a Spirit in 1807. While he was still working on this manuscript, Hegel saw Napoleon's army marching into the city after the defeat of Prussia in the Battle of Jena. The
university was closed and then Hegel started to explore newer opportunities.
(Refer Slide Time: 34:55)
After the closure of the university, Hegel worked as a newspaper editor in Bamberg for a
year and then became a headmaster of a high school in Nuremberg. It was surprising to
know that as a headmaster of a high school, Hegel continued to work on philosophy. It is
highly unlikely to expect in the contemporary modern world.
He worked as the headmaster of a high school for nine years and it was in this position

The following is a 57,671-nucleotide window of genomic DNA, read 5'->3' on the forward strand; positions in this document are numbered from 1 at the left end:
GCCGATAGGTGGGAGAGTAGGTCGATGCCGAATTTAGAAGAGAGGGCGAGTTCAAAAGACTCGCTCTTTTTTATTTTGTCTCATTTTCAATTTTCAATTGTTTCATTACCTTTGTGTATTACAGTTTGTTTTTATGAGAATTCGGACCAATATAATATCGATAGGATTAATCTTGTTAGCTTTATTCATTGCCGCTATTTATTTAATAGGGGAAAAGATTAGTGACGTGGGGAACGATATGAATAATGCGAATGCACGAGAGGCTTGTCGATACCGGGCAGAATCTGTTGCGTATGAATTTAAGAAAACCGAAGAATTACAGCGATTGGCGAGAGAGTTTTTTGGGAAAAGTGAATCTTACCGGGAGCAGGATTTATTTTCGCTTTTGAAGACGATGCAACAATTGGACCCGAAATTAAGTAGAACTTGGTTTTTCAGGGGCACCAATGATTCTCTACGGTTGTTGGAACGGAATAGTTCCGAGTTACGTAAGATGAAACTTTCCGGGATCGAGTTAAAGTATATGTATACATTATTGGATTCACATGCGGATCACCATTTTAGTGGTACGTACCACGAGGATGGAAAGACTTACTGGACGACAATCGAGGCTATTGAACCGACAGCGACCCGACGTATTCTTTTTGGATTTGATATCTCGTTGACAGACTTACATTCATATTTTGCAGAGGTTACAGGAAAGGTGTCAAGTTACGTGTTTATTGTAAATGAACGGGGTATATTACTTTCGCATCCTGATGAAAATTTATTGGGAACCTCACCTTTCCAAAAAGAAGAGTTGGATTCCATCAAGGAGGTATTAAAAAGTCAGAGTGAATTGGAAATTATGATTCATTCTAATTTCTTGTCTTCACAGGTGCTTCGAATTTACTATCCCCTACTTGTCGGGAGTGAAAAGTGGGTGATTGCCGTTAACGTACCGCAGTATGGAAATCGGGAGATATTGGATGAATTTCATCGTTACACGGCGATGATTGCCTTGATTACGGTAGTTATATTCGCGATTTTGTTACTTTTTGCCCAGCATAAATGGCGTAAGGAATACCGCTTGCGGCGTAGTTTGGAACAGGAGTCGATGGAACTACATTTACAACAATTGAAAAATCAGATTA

that he wrote Logic in 1812 which was a very dense text notorious for its unintelligibility.
Nonetheless, it captivated the German-speaking world and won him a chair of philosophy
at the University of Heidelberg. It was at Heidelberg that Hegel wrote Encyclopedia of
Philosophical Science, 1870. His reputation by the year 1818 was so great that the
Prussian Minister of Education asked him to take up a prestigious chair of philosophy at
the University of Berlin, which was the prestigious position among the philosophers in
the German-speaking world.
Since, then in the year 1818, he took up the chair of philosophy at the University of
Berlin, until his death in 1831 due to the outbreak of the cholera epidemic in Berlin and the rest of Europe. Hegel ruled the philosophic world as indisputably as Goethe, the
world of literature and Beethoven, the realm of music.
He was the indisputable king of the philosophic world. As I said at the beginning of this
lecture, there was the overwhelming influence of Hegelian thought and philosophy on the